The ABMA performed as a nonprofit religious organization in Brooklyn, New York for almost three years. During that period, the ABMA celebrated rituals of Buddhist religious ceremonies like noviciation, ordination, offering robes (Kathina & Vassa), and the nonstop recitation of the Pathana. We also conducted celebrations of the Hta-ma-nhe sticky rice festival, birthdays, and marriage and funeral rites.
The ABMA, in cooperation with Nobel Peace Prize winner Daw Aung San Suu Kyi, Min Ko Naing, Ko Ko Gyi, and many other Myanmar Democracy activists and Americans who are interested in Myanmar affairs, also participated in many speeches and discussions about human rights, matters in stopping civil wars in Myanmar, and peace, labor and farmers’ legal rights, as well as helping people with social and political matters in Myanmar.
Besides, the ABMA expressed the conditions and situations in Burma through speeches at Harvard University, NYU, Columbia University, Yale University, Rutgers University, Johns Hopkins University and many others.
The ABMA purchased a house and settled in Buffalo, NY as nonprofit religious organization on June 1, 2013. We are letting you know that the ABMA is continuously performing not only the same activities which we did in New York City, but also since then we’ve added meditation retreats and teaching Burmese culture and languages to children. We look forward optimistically to our continuing good work and service to the Buffalo community.
With much metta,
U Pyinya Zawta
All Burma Monks’ Alliance
101 Edgar Ave.
Buffalo, NY 14207
Tel: (716) 259-0783
On June 1, 2013 The Metta Parami Monastery will move from Brooklyn to Buffalo New York. The ABMA organization purchased a house in March, and it is being transformed into a Buddhist Temple and Monastery to serve the spiritual needs of the strong community of Burmese immigrants in Buffalo. A formal opening of the monastery will be held sometime during the summer.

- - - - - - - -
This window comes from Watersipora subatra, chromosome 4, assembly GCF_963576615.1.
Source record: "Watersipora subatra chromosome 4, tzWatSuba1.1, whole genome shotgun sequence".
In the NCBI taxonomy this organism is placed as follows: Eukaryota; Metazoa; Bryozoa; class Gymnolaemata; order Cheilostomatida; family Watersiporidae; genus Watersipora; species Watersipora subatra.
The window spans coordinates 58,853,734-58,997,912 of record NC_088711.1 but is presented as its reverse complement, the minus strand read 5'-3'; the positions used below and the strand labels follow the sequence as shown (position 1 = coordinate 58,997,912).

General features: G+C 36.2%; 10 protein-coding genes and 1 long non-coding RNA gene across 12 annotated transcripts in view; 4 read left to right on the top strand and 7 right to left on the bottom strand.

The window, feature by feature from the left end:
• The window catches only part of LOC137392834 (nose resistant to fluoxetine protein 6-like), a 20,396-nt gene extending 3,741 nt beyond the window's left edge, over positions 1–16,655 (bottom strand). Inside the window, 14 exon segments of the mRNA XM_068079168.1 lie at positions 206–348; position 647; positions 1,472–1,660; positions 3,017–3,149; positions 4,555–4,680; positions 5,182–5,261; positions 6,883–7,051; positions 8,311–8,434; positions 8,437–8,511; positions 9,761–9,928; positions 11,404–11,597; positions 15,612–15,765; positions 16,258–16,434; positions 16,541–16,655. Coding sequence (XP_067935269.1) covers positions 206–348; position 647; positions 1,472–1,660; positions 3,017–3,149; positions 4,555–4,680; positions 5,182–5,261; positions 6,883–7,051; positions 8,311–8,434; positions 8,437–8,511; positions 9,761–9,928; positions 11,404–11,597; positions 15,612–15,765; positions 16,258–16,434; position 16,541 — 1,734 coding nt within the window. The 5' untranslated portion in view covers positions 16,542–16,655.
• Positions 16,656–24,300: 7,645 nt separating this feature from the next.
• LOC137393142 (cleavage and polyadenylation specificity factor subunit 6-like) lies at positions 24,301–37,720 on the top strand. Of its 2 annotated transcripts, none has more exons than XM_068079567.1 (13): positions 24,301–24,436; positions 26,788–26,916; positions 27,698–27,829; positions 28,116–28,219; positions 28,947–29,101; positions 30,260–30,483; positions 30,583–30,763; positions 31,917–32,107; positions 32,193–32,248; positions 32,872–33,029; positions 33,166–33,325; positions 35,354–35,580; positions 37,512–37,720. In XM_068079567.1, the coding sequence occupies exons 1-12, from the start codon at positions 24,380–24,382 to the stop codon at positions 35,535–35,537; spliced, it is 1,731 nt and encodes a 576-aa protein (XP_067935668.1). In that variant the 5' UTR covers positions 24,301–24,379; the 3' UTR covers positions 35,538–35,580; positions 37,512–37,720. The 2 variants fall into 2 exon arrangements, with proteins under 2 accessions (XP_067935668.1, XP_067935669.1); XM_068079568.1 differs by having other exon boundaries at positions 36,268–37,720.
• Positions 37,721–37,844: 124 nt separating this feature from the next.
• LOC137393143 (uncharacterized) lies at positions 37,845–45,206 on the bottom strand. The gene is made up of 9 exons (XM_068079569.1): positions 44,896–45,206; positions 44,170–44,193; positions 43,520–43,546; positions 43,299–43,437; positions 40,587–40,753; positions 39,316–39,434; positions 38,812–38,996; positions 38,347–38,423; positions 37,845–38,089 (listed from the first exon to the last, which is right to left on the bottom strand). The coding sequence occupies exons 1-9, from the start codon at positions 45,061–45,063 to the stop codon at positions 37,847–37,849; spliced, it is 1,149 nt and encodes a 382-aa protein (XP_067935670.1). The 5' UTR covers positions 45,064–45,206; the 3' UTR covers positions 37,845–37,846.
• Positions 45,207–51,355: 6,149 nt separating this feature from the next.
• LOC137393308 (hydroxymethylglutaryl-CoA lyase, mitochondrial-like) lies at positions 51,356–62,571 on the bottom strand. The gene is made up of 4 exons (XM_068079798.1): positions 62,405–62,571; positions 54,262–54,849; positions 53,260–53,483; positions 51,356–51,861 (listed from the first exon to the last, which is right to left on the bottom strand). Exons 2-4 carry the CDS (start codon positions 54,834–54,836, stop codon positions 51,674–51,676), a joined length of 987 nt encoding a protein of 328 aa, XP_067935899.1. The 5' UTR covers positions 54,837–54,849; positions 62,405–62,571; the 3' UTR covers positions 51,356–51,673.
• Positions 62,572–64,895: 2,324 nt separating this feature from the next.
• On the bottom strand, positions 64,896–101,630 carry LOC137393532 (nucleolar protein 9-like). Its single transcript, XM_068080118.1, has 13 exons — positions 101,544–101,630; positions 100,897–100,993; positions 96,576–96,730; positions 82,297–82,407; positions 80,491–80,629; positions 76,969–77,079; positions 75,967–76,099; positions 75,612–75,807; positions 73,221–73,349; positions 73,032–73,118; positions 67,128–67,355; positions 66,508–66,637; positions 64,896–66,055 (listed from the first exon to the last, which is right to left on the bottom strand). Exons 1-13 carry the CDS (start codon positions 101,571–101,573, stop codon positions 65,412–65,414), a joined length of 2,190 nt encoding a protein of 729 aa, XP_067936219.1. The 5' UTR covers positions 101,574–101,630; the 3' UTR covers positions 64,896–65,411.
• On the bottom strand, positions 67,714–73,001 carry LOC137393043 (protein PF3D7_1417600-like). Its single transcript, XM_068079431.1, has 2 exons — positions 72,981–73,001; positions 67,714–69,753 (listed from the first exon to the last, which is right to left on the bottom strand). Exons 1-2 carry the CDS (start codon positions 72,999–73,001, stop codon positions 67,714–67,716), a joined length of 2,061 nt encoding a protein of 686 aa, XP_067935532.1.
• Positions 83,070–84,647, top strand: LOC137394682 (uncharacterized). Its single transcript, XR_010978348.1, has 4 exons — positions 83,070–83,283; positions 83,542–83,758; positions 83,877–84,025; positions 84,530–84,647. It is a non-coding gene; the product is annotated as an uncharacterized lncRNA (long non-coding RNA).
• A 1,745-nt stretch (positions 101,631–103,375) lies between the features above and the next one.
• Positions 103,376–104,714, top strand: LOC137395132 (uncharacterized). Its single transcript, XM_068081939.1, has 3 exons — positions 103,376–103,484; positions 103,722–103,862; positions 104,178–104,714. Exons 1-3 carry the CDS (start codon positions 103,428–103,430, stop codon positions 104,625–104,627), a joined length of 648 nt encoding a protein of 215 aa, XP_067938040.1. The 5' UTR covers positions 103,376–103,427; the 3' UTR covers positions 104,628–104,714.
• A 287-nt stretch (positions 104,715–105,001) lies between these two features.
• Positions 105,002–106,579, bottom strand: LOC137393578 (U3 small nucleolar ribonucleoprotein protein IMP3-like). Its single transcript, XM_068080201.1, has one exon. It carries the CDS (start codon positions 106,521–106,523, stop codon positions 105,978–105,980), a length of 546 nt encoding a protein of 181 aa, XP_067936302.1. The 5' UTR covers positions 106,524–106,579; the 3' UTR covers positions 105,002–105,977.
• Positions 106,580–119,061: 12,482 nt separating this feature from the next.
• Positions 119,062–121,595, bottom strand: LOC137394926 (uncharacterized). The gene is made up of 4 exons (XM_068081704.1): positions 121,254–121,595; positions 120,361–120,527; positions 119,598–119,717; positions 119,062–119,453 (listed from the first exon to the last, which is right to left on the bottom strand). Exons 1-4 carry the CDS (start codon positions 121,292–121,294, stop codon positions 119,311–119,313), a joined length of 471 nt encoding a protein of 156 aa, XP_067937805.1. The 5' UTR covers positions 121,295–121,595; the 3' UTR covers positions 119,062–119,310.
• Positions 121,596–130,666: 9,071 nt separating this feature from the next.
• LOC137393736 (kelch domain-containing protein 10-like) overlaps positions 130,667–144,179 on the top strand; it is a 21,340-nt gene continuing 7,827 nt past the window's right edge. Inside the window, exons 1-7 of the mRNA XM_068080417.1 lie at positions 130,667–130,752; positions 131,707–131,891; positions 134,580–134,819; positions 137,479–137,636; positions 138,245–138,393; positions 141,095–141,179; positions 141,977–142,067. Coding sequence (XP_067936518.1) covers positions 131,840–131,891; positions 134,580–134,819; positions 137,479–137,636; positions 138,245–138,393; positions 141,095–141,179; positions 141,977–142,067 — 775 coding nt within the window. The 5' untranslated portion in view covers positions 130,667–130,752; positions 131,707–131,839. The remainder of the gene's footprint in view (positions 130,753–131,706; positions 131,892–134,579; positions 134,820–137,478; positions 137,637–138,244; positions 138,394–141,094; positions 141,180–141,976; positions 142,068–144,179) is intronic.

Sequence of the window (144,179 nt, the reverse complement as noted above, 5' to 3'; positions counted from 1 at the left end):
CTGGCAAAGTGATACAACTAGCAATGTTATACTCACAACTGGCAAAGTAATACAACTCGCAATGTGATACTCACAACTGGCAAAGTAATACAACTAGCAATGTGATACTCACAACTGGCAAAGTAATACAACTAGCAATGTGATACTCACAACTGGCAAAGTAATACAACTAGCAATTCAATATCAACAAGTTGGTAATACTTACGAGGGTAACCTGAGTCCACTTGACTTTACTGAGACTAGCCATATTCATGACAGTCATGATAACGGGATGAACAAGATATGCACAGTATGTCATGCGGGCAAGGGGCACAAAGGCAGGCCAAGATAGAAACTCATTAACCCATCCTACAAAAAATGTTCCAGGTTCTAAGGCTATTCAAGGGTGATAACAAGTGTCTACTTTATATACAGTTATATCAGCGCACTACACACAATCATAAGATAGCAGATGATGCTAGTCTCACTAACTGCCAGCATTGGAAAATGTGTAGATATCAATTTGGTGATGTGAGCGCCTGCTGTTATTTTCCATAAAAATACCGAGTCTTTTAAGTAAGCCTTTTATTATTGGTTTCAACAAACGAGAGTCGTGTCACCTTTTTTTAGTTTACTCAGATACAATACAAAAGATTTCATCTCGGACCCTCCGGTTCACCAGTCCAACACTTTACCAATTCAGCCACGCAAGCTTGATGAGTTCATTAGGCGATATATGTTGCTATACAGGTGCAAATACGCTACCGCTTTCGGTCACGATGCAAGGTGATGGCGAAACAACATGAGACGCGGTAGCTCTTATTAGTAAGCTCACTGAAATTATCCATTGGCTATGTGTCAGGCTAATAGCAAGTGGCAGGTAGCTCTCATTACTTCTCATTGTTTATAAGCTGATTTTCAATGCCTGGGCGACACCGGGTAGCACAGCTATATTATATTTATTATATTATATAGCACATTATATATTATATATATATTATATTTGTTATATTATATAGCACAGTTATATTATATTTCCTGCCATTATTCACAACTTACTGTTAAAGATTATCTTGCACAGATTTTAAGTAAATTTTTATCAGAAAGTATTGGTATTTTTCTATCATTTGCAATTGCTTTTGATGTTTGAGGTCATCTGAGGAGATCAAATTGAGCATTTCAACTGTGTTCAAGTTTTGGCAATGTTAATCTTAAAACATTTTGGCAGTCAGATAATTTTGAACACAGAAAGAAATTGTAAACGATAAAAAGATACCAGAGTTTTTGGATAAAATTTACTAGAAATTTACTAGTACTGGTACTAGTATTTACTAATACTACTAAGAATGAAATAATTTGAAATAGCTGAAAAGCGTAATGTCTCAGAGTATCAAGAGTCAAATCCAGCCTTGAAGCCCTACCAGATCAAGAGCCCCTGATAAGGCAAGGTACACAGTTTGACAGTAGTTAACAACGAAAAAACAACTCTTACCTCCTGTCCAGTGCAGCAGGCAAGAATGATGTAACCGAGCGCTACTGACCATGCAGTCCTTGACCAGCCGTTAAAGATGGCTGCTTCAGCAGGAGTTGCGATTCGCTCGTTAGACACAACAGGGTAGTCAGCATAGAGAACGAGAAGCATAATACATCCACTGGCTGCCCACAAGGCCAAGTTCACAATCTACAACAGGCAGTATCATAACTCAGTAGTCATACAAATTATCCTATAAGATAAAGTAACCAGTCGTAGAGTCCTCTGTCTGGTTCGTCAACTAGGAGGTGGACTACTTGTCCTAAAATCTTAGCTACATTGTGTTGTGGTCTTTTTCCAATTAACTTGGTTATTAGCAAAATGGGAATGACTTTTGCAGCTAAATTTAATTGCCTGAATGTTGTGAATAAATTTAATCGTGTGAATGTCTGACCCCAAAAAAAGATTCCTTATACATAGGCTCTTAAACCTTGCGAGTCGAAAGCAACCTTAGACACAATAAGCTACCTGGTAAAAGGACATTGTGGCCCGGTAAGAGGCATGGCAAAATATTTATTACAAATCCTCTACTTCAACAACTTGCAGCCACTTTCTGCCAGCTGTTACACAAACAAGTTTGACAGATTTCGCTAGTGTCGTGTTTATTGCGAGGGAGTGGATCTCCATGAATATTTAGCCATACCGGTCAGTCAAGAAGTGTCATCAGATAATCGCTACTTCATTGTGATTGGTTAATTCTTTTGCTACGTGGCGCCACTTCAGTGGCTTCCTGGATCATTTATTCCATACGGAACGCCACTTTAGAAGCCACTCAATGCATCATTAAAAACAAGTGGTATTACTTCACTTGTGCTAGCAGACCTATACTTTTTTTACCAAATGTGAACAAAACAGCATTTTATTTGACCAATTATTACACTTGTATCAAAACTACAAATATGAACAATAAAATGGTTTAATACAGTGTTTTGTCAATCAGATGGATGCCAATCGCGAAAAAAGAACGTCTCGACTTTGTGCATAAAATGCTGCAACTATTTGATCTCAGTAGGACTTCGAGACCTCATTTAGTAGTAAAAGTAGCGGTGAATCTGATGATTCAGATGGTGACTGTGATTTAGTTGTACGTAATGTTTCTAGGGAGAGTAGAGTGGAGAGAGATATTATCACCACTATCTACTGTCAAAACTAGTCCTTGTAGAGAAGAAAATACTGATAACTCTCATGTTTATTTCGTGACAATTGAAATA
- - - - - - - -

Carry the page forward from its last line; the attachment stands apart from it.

Abbot U Pyinya Zawta gives thanks to all who have supported him in Brooklyn, and he looks forward to welcoming community members and visitors to the new Metta Parami Monastery soon.
Many supporters of the Metta Parami Monastery attended the third Patthana Pali Ceremony and Hta Ma Nhe Food Festival held on March 30 and 31, 2013. Monks and temple members took turns reading sections of the Pali Canon, the books forming the basis of Buddhist belief.
Monks from other New York monasteries and from other states joined in the reading and the festival.
At the end of the readings on Sunday, March 31, participants and guests shared a wonderful meal together.
On September 19 and 20, 2012 the All Burma Monks Alliance monks traveled to Washington, DC and joined many friends in welcoming Daw Aung San Suu Kyi to the United States. They watched as she received the Congressional Gold Medal, which is the highest honor given by the US Congress. They attended the event honoring her at American University and another event which honored recipients of the National Endowment for Democracy’s 2012 Democracy Awards. These included